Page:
COLUMBUS, Ohio -- Scientists here and in France have made a new theoretical advance in atomic behavior that could lead to sharper magnetic resonance imaging (MRI) pictures.
The discovery could one day help enable the development of portable MRI machines.
In the November 25 online issue of the Journal of Chemical Physics, they explain why scientists couldn't completely control the behavior of atomic nuclei during some nuclear magnetic resonance (NMR) experiments.
Some loss of control isn't such a bad thing, explained Philip Grandinetti, professor of chemistry at Ohio State University. Now that he and his colleagues have derived a mathematical explanation of the strange atomic behavior, scientists can use it to make MRI images sharper.
The advance may one day help scientists to look inside people and objects without having to put them inside giant magnets -- an advance which could lead to portable MRIs.
NMR and its medical counterpart, MRI, reveal the inside of objects by detecting atoms that behave like tiny magnets. Inside the machine's strong magnetic field, atoms align according to north and south magnetic poles, spinning and precessing like tiny tops. Each type of atom broadcasts its identity by emitting a unique radio frequency, depending on its environment.
NMR can reveal the structure of individual molecules. But pictures of complex objects -- such as the human brain -- often lack detail, because whenever atoms happen to broadcast in opposite directions, they cancel each other out of the final image.
In a quest to boost NMR resolution, scientists routinely perform a certain type of experiment that keeps the spins of atoms under very strict control. They refer to such experiments as adiabatic.
The Ohio State scientist and his collaborators found that atoms in adiabatic experiments don't always behave as scientists intend them to.
They didn't set out to make such a fundamental discovery, Grandinetti explained. They'd only wanted to examine an earlier University of Alberta experiment which had been aimed at enhancing NMR signal strength.
"We originally wanted to work out a rigorous theoretical description of the Alberta experiment, but the more we tried to understand even the simplest adiabatic process in magnetic resonance, the more we realized that there was a disturbing discrepancy between theory and experiment," he said.
They uncovered the same contradiction in many other studies over decades of NMR research. Even though all these experiments seemed to run properly and yield good results, the atoms hadn't spun in a controlled way.
There was only the barest mention of the effect in the scientific literature over the years, and nobody had bothered to find the cause.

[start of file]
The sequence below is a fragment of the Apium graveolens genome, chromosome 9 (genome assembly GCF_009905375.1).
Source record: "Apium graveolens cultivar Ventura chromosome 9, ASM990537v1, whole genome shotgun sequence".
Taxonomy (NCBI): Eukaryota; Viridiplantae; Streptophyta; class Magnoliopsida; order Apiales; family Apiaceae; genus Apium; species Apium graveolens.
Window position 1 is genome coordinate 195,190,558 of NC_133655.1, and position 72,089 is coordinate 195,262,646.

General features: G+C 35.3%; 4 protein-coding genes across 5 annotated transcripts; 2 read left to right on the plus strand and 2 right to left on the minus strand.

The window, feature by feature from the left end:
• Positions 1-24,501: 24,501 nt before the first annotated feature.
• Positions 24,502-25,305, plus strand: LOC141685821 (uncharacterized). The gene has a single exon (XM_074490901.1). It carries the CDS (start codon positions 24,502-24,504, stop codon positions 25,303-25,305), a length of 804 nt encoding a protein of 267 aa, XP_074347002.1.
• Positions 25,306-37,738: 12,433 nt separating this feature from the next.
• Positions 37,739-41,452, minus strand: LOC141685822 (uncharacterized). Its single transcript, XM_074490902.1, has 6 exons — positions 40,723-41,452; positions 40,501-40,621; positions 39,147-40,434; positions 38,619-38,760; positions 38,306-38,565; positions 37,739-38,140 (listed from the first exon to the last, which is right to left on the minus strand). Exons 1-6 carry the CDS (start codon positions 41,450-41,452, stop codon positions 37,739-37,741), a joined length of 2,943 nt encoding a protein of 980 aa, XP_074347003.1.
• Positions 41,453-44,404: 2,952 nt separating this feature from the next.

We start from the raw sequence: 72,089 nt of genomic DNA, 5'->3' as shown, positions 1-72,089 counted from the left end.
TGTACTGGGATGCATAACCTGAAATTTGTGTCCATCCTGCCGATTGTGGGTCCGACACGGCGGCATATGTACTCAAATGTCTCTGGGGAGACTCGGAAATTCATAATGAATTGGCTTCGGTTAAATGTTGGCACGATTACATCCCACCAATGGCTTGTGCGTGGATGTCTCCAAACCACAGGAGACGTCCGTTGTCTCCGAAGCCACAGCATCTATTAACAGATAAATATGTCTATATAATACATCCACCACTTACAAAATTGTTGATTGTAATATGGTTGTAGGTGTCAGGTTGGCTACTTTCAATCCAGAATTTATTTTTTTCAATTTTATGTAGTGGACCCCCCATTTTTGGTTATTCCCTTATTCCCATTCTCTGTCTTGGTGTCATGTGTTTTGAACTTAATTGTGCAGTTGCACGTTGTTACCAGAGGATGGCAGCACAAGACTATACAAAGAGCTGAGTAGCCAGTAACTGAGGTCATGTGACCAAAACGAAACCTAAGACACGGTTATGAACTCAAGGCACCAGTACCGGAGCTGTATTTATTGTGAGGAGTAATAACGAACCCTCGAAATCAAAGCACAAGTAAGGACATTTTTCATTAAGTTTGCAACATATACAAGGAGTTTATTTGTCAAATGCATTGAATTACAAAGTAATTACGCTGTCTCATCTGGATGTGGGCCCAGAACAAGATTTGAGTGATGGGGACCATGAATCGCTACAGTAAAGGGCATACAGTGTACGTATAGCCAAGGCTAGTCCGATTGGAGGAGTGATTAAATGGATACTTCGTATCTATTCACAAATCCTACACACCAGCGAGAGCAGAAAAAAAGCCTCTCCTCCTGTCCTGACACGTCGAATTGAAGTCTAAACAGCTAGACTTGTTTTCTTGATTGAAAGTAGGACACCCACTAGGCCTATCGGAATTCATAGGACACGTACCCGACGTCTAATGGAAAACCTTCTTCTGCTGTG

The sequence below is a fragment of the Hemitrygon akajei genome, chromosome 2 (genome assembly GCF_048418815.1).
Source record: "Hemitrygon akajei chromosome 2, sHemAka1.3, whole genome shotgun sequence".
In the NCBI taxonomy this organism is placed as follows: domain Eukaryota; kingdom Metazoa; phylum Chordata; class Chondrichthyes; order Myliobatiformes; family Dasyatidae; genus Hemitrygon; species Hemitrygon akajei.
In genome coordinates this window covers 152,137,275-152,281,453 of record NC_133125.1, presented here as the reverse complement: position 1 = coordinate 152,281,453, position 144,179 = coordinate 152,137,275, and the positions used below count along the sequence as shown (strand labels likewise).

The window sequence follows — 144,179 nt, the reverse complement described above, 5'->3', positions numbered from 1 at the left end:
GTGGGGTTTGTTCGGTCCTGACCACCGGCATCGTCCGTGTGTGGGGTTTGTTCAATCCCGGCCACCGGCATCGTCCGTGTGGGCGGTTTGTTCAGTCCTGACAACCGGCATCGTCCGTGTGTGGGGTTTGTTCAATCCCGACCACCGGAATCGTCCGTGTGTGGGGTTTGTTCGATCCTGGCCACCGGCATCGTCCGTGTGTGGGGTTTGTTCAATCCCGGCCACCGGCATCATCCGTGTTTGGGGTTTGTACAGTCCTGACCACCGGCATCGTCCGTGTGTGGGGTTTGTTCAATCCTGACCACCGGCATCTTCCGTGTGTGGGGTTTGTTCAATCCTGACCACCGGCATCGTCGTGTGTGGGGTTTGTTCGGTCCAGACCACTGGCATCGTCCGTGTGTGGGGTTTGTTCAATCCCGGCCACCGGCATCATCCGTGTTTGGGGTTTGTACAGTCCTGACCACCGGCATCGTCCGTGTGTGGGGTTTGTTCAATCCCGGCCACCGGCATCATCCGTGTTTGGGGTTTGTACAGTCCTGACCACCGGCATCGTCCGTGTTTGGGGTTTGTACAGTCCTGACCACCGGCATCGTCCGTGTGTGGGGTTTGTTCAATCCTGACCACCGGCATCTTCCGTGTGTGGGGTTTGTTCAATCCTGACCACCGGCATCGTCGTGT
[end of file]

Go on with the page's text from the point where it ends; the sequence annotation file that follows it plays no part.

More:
"To be fair, though, it wasn't clear that this discrepancy posed a real problem, and most people thought the conventional theoretical approach was doing a fine job," he added. "It was only after we fully understood the reason for the discrepancy that we realized the conventional theoretical approach contained a flaw that might prevent better adiabatic processes from being discovered."
The scientists discovered that atoms were not spinning out of control, but rather were moving in a predictable way, according to a quantum mechanical concept called super-adiabaticity. The concept was first proposed in the late 1980s.
A super-adiabatic process is still adiabatic. That's why all those seemingly contradictory experiments ran properly -- the atoms were behaving in an adiabatic way, just not according to the commonly accepted adiabatic theory.
The idea is based on some very complex mathematics, but it can be visualized in three dimensions. If the trajectory of the atoms during an experiment were mapped on a globe, then the purpose of an adiabatic experiment is to move the atoms being studied from one point on the globe to another -- slowly, and following a very carefully designed path.
With super-adiabaticity, the atoms follow a different -- sometimes, wildly different -- path, but still end up at the right destination.
It's as if an airplane was scheduled to fly in a straight line from the North Pole to the South Pole, but instead veered way off course, spiraling southward until it eventually reached the other pole. The route was circuitous, but the end result was the same.
In the case of the NMR experiments, super-adiabaticity re-routed the atoms' flight plan.
Grandinetti hopes to incorporate the algorithm into software for controlling NMR and MRI measurements, where it might boost image resolution. One day, it might even help these instruments obtain signals from objects located outside of a magnet.
Scientists could also use super-adiabaticity to exert better control over atoms for quantum computing, and to make more precise structural studies of complex biological molecules, he said.